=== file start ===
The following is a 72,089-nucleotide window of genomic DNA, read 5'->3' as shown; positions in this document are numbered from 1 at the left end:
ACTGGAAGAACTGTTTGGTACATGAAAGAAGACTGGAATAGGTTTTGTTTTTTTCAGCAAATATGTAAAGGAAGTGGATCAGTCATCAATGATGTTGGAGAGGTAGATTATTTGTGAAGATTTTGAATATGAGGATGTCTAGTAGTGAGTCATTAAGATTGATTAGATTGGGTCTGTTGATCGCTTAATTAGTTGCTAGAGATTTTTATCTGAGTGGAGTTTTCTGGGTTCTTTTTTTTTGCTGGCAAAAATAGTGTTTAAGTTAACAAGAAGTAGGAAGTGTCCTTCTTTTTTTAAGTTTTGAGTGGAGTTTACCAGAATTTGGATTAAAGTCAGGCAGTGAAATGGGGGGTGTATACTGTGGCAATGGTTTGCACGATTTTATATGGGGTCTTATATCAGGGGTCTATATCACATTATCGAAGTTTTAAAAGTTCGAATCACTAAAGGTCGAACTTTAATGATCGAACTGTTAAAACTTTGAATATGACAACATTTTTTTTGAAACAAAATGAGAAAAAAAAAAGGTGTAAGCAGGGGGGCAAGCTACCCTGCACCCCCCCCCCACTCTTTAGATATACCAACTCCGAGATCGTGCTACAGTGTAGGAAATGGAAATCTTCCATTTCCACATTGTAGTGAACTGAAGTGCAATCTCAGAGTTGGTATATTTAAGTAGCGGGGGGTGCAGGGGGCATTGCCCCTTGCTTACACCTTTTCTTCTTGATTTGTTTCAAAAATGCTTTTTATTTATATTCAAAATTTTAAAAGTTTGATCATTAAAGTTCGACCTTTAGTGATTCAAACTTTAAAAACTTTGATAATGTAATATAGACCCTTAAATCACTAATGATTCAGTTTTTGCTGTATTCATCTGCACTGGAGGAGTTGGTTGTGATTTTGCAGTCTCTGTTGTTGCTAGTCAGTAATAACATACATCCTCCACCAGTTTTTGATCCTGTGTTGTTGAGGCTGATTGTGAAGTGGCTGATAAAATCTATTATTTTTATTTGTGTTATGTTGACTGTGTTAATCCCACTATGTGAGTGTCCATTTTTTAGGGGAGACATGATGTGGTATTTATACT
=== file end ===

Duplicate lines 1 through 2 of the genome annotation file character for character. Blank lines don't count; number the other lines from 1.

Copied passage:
The following is a 72,089-nucleotide window of genomic DNA, read 5'->3' as shown; positions in this document are numbered from 1 at the left end:
ACTGGAAGAACTGTTTGGTACATGAAAGAAGACTGGAATAGGTTTTGTTTTTTTCAGCAAATATGTAAAGGAAGTGGATCAGTCATCAATGATGTTGGAGAGGTAGATTATTTGTGAAGATTTTGAATATGAGGATGTCTAGTAGTGAGTCATTAAGATTGATTAGATTGGGTCTGTTGATCGCTTAATTAGTTGCTAGAGATTTTTATCTGAGTGGAGTTTTCTGGGTTCTTTTTTTTTGCTGGCAAAAATAGTGTTTAAGTTAACAAGAAGTAGGAAGTGTCCTTCTTTTTTTAAGTTTTGAGTGGAGTTTACCAGAATTTGGATTAAAGTCAGGCAGTGAAATGGGGGGTGTATACTGTGGCAATGGTTTGCACGATTTTATATGGGGTCTTATATCAGGGGTCTATATCACATTATCGAAGTTTTAAAAGTTCGAATCACTAAAGGTCGAACTTTAATGATCGAACTGTTAAAACTTTGAATATGACAACATTTTTTTTGAAACAAAATGAGAAAAAAAAAAGGTGTAAGCAGGGGGGCAAGCTACCCTGCACCCCCCCCCCACTCTTTAGATATACCAACTCCGAGATCGTGCTACAGTGTAGGAAATGGAAATCTTCCATTTCCACATTGTAGTGAACTGAAGTGCAATCTCAGAGTTGGTATATTTAAGTAGCGGGGGGTGCAGGGGGCATTGCCCCTTGCTTACACCTTTTCTTCTTGATTTGTTTCAAAAATGCTTTTTATTTATATTCAAAATTTTAAAAGTTTGATCATTAAAGTTCGACCTTTAGTGATTCAAACTTTAAAAACTTTGATAATGTAATATAGACCCTTAAATCACTAATGATTCAGTTTTTGCTGTATTCATCTGCACTGGAGGAGTTGGTTGTGATTTTGCAGTCTCTGTTGTTGCTAGTCAGTAATAACATACATCCTCCACCAGTTTTTGATCCTGTGTTGTTGAGGCTGATTGTGAAGTGGCTGATAAAATCTATTATTTTTATTTGTGTTATGTTGACTGTGTTAATCCCACTATGTGAGTGTCCATTTTTTAGGGGAGACATGATGTGGTATTTATACT